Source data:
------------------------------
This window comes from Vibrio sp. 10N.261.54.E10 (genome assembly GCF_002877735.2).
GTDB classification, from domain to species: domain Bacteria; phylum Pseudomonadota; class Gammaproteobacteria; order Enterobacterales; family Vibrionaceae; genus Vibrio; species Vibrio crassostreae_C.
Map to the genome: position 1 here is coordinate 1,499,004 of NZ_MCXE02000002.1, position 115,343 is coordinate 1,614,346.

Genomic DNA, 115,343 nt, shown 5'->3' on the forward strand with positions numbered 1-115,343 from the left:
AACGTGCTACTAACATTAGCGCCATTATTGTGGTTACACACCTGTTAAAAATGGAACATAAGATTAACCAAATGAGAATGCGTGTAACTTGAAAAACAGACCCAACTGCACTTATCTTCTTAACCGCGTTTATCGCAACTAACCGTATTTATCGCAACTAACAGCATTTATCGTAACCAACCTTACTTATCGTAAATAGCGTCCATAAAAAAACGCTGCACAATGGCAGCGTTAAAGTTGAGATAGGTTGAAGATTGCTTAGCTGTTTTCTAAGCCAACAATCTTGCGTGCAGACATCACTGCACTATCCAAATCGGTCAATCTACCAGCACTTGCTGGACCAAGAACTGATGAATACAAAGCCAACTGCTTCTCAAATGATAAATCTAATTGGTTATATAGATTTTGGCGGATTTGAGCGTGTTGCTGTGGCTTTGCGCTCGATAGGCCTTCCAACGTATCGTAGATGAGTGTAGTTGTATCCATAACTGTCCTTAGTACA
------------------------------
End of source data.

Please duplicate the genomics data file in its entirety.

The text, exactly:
This window comes from Vibrio sp. 10N.261.54.E10 (genome assembly GCF_002877735.2).
GTDB classification, from domain to species: domain Bacteria; phylum Pseudomonadota; class Gammaproteobacteria; order Enterobacterales; family Vibrionaceae; genus Vibrio; species Vibrio crassostreae_C.
Map to the genome: position 1 here is coordinate 1,499,004 of NZ_MCXE02000002.1, position 115,343 is coordinate 1,614,346.

Genomic DNA, 115,343 nt, shown 5'->3' on the forward strand with positions numbered 1-115,343 from the left:
AACGTGCTACTAACATTAGCGCCATTATTGTGGTTACACACCTGTTAAAAATGGAACATAAGATTAACCAAATGAGAATGCGTGTAACTTGAAAAACAGACCCAACTGCACTTATCTTCTTAACCGCGTTTATCGCAACTAACCGTATTTATCGCAACTAACAGCATTTATCGTAACCAACCTTACTTATCGTAAATAGCGTCCATAAAAAAACGCTGCACAATGGCAGCGTTAAAGTTGAGATAGGTTGAAGATTGCTTAGCTGTTTTCTAAGCCAACAATCTTGCGTGCAGACATCACTGCACTATCCAAATCGGTCAATCTACCAGCACTTGCTGGACCAAGAACTGATGAATACAAAGCCAACTGCTTCTCAAATGATAAATCTAATTGGTTATATAGATTTTGGCGGATTTGAGCGTGTTGCTGTGGCTTTGCGCTCGATAGGCCTTCCAACGTATCGTAGATGAGTGTAGTTGTATCCATAACTGTCCTTAGTACA